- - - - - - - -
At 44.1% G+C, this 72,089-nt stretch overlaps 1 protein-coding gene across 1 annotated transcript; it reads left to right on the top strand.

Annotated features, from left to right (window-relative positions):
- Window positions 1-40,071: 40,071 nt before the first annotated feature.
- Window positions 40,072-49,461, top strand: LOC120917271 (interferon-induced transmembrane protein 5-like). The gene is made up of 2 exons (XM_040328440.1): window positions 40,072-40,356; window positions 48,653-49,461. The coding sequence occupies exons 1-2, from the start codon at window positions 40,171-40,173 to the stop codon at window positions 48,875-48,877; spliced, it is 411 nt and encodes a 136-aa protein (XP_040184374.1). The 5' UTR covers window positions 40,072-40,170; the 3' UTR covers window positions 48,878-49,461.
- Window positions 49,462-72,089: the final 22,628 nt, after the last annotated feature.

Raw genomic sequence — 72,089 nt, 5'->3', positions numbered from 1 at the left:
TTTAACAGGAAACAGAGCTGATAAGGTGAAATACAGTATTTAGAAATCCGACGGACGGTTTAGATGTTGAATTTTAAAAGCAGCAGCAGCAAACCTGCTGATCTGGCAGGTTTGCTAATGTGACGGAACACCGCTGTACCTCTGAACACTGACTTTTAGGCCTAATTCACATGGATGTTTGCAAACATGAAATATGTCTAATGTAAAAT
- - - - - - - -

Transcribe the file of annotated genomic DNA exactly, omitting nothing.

At 44.1% G+C, this 72,089-nt stretch overlaps 1 protein-coding gene across 1 annotated transcript; it reads left to right on the top strand.

Annotated features, from left to right (window-relative positions):
- Window positions 1-40,071: 40,071 nt before the first annotated feature.
- Window positions 40,072-49,461, top strand: LOC120917271 (interferon-induced transmembrane protein 5-like). The gene is made up of 2 exons (XM_040328440.1): window positions 40,072-40,356; window positions 48,653-49,461. The coding sequence occupies exons 1-2, from the start codon at window positions 40,171-40,173 to the stop codon at window positions 48,875-48,877; spliced, it is 411 nt and encodes a 136-aa protein (XP_040184374.1). The 5' UTR covers window positions 40,072-40,170; the 3' UTR covers window positions 48,878-49,461.
- Window positions 49,462-72,089: the final 22,628 nt, after the last annotated feature.

Raw genomic sequence — 72,089 nt, 5'->3', positions numbered from 1 at the left:
TTTAACAGGAAACAGAGCTGATAAGGTGAAATACAGTATTTAGAAATCCGACGGACGGTTTAGATGTTGAATTTTAAAAGCAGCAGCAGCAAACCTGCTGATCTGGCAGGTTTGCTAATGTGACGGAACACCGCTGTACCTCTGAACACTGACTTTTAGGCCTAATTCACATGGATGTTTGCAAACATGAAATATGTCTAATGTAAAAT